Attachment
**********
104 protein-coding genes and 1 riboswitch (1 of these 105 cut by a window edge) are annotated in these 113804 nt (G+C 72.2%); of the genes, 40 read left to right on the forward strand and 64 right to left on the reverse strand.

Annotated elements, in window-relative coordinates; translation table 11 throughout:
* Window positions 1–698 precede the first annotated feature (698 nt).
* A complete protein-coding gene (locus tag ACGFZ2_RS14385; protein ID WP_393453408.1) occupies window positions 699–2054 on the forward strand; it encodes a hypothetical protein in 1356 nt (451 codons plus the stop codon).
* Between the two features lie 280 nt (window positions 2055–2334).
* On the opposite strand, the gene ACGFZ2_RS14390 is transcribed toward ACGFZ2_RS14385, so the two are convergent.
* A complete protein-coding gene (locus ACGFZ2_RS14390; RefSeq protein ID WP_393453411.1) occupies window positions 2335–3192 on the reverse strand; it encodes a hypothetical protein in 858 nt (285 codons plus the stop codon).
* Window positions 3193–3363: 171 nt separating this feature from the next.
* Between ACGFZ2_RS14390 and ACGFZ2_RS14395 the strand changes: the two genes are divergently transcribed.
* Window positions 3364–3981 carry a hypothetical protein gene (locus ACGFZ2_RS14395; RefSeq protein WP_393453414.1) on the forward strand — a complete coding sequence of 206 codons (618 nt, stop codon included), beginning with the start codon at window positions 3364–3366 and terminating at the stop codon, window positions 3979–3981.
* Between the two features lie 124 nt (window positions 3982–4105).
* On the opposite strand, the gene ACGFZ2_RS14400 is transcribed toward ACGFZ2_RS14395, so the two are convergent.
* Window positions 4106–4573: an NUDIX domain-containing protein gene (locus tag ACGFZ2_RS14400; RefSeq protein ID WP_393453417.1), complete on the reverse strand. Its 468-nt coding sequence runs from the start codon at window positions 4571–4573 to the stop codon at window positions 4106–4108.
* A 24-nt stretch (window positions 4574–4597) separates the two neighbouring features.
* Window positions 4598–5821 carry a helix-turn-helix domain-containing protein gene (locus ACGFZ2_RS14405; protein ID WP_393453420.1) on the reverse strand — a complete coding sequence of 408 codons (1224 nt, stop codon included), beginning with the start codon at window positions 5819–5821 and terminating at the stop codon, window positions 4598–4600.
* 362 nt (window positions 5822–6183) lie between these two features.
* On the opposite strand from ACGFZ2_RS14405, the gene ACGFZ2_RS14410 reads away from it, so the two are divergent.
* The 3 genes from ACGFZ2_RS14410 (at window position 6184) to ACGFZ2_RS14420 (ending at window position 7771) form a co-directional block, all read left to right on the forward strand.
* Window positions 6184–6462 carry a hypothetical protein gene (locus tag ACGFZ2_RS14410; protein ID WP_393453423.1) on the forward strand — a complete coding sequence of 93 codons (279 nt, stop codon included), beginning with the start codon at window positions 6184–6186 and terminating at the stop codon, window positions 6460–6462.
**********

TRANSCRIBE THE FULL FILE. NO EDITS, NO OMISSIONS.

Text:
104 protein-coding genes and 1 riboswitch (1 of these 105 cut by a window edge) are annotated in these 113804 nt (G+C 72.2%); of the genes, 40 read left to right on the forward strand and 64 right to left on the reverse strand.

Annotated elements, in window-relative coordinates; translation table 11 throughout:
* Window positions 1–698 precede the first annotated feature (698 nt).
* A complete protein-coding gene (locus tag ACGFZ2_RS14385; protein ID WP_393453408.1) occupies window positions 699–2054 on the forward strand; it encodes a hypothetical protein in 1356 nt (451 codons plus the stop codon).
* Between the two features lie 280 nt (window positions 2055–2334).
* On the opposite strand, the gene ACGFZ2_RS14390 is transcribed toward ACGFZ2_RS14385, so the two are convergent.
* A complete protein-coding gene (locus ACGFZ2_RS14390; RefSeq protein ID WP_393453411.1) occupies window positions 2335–3192 on the reverse strand; it encodes a hypothetical protein in 858 nt (285 codons plus the stop codon).
* Window positions 3193–3363: 171 nt separating this feature from the next.
* Between ACGFZ2_RS14390 and ACGFZ2_RS14395 the strand changes: the two genes are divergently transcribed.
* Window positions 3364–3981 carry a hypothetical protein gene (locus ACGFZ2_RS14395; RefSeq protein WP_393453414.1) on the forward strand — a complete coding sequence of 206 codons (618 nt, stop codon included), beginning with the start codon at window positions 3364–3366 and terminating at the stop codon, window positions 3979–3981.
* Between the two features lie 124 nt (window positions 3982–4105).
* On the opposite strand, the gene ACGFZ2_RS14400 is transcribed toward ACGFZ2_RS14395, so the two are convergent.
* Window positions 4106–4573: an NUDIX domain-containing protein gene (locus tag ACGFZ2_RS14400; RefSeq protein ID WP_393453417.1), complete on the reverse strand. Its 468-nt coding sequence runs from the start codon at window positions 4571–4573 to the stop codon at window positions 4106–4108.
* A 24-nt stretch (window positions 4574–4597) separates the two neighbouring features.
* Window positions 4598–5821 carry a helix-turn-helix domain-containing protein gene (locus ACGFZ2_RS14405; protein ID WP_393453420.1) on the reverse strand — a complete coding sequence of 408 codons (1224 nt, stop codon included), beginning with the start codon at window positions 5819–5821 and terminating at the stop codon, window positions 4598–4600.
* 362 nt (window positions 5822–6183) lie between these two features.
* On the opposite strand from ACGFZ2_RS14405, the gene ACGFZ2_RS14410 reads away from it, so the two are divergent.
* The 3 genes from ACGFZ2_RS14410 (at window position 6184) to ACGFZ2_RS14420 (ending at window position 7771) form a co-directional block, all read left to right on the forward strand.
* Window positions 6184–6462 carry a hypothetical protein gene (locus tag ACGFZ2_RS14410; protein ID WP_393453423.1) on the forward strand — a complete coding sequence of 93 codons (279 nt, stop codon included), beginning with the start codon at window positions 6184–6186 and terminating at the stop codon, window positions 6460–6462.